Optimizing satellite resources for the global assessment and mitigation of volcanic hazards
Presented by:  Kevin Reath—Cornell University
When: Tuesday, December 3rd, 11am MT / 1 pm ET
A significant number of the world’s active volcanoes are unmonitored by ground-based sensors, yet constitute an important hazard to nearby residents and infrastructure, as well as air travel and global commerce. Less than 35% of the volcanoes that have erupted since 1500 AD have continuous ground monitoring. Data from an international constellation of more than 50 current satellite instruments provide a cost-effective means of tracking activity at such volcanoes around the world and potentially forecasting hazards. These data span the electromagnetic spectrum -- ultraviolet, optical, infrared, and microwave (synthetic aperture radar--SAR) -- and can measure volcanic gas and thermal emissions, ground displacements, as well as surface and topographic change.  Satellites offer the unique potential to globally monitor all ~1414 subaerial volcanoes with a common set of instruments that can address one of the grand challenges in volcanology -- to overcome our current biased understanding of the relation between volcanic unrest and eruption based on only a few well-studied volcanoes.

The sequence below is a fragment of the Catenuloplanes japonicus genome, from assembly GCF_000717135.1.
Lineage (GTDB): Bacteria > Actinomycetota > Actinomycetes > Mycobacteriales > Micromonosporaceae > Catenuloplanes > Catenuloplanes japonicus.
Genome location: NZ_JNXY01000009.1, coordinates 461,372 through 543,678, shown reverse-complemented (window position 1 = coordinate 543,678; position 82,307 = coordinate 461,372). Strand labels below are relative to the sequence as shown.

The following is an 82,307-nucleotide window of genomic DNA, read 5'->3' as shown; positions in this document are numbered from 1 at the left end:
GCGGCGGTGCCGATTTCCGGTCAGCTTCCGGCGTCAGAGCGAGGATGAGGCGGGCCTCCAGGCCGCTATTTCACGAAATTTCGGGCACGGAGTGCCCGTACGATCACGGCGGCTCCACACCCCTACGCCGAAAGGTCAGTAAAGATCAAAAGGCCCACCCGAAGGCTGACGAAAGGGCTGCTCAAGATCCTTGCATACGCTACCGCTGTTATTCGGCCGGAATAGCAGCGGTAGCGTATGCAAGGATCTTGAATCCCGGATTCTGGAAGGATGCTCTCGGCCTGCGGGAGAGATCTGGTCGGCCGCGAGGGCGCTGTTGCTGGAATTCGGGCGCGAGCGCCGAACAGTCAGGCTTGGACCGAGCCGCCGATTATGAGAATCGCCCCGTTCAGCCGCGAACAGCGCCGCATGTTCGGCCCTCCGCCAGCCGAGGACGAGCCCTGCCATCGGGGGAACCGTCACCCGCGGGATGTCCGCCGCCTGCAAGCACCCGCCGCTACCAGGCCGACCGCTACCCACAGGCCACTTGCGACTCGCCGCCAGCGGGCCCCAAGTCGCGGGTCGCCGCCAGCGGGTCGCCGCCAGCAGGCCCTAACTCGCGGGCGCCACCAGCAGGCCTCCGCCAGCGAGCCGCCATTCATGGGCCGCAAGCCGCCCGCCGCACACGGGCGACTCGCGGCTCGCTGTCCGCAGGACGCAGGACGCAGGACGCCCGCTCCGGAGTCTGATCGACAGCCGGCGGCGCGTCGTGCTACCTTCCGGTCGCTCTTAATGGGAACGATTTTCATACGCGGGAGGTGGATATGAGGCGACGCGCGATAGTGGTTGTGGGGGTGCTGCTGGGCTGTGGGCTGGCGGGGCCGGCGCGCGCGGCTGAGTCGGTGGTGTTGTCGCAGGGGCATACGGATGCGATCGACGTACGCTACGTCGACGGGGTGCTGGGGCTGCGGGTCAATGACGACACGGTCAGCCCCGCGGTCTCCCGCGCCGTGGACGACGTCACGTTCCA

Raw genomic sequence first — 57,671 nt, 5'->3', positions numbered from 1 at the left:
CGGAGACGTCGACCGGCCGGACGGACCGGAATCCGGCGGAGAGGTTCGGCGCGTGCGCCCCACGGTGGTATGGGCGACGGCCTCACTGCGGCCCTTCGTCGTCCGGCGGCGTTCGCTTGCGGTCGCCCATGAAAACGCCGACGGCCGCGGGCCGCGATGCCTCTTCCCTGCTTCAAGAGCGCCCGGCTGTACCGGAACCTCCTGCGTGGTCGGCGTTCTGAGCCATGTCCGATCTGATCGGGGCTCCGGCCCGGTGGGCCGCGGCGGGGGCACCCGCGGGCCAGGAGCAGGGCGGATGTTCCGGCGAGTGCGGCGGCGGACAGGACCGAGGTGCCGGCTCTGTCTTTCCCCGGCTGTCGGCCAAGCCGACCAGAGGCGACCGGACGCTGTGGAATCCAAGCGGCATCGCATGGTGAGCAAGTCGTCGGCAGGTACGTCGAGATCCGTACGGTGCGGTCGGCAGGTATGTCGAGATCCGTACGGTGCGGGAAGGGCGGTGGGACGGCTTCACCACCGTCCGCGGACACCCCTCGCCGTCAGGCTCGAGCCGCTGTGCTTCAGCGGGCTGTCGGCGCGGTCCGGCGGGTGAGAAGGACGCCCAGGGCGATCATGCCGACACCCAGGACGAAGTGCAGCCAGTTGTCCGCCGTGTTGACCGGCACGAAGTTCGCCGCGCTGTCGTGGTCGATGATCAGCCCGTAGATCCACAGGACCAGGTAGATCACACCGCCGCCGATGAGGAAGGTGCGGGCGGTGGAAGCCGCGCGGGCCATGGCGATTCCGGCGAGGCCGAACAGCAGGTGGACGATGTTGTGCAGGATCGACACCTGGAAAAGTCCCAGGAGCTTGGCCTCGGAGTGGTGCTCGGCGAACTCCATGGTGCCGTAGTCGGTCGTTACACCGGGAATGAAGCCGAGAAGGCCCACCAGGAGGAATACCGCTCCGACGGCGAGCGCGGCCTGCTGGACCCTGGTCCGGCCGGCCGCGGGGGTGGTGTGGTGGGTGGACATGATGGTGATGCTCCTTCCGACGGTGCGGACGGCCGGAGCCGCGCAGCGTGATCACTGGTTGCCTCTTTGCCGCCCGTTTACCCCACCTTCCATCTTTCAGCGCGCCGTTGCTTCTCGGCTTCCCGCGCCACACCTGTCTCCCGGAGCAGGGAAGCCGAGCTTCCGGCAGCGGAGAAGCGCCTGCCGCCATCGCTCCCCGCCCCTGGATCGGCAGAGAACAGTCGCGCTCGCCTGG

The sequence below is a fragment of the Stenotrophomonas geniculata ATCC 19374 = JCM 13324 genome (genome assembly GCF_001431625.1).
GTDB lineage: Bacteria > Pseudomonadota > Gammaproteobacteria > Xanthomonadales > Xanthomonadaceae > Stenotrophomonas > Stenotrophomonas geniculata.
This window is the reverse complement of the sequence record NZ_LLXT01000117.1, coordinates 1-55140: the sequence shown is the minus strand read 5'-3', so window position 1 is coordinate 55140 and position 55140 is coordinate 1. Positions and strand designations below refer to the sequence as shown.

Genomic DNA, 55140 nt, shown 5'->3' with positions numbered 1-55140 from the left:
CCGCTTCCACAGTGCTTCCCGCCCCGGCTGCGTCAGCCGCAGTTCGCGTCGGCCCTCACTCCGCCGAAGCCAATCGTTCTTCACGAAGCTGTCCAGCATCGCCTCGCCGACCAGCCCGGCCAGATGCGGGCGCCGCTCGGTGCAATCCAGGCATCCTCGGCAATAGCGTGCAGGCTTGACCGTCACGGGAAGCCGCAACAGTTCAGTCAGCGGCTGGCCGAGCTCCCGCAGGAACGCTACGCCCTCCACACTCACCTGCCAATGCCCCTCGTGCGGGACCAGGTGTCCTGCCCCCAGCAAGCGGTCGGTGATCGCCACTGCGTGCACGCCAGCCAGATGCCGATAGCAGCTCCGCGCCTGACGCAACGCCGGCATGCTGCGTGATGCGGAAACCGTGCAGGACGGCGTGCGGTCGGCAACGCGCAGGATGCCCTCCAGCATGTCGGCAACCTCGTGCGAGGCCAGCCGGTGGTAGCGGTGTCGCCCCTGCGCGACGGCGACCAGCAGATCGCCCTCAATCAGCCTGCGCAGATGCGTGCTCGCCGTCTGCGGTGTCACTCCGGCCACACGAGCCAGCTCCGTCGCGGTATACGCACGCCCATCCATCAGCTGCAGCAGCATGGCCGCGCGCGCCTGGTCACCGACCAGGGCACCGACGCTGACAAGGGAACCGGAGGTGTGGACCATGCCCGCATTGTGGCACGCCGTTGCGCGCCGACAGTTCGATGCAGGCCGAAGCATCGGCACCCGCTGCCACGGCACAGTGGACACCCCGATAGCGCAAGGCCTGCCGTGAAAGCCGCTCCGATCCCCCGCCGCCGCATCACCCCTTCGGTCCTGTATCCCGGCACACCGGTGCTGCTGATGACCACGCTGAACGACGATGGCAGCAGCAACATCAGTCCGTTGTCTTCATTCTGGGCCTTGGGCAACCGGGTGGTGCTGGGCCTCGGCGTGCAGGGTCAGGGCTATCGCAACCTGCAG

Powell Center Working GroupOptimizing satellite resources for the global assessment and mitigation of volcanic hazards

Related Content

Filter Total Items: 3
Date published: June 29, 2016
Status: Active

Optimizing satellite resources for the global assessment and mitigation of volcanic hazards

A vast number of the world’s volcanoes are unmonitored by ground-based sensors, yet constitute an important hazard to nearby residents and infrastructure, as well as air travel and the global economy. Satellite data provide a cost-effective means of tracking activity at such volcanoes. Unfortunately, satellite acquisitions are not optimized for application to volcano hazards, in part because...

Date published: June 29, 2016
Status: Active

Integrating GRACE Satellite and Ground-based Estimates of Groundwater Storage Changes

Groundwater storage depletion is a critical issue for many of the major aquifers in the U.S., particularly during intense droughts. The GRACE (Gravity Recovery and Climate Experiment) satellites launched in 2002, with sensors designed to measure changes in the Earth’s gravitational field at large spatial scales (≥ ~200,000 km2). These changes are primarily driven by changes in water storage on...

Date published: November 2, 2015
Status: Active

NEON Workshop: Operationalizing Ecological Forecasts

Ecosystems are changing worldwide and critical decisions that affect ecosystem health and sustainability are being made every day. As ecologists, we have a responsibility to ensure that these decisions are made with access to the best available science. However, to bring this idea into practice, ecology needs to make a substantial leap forward towards becoming a more predictive science....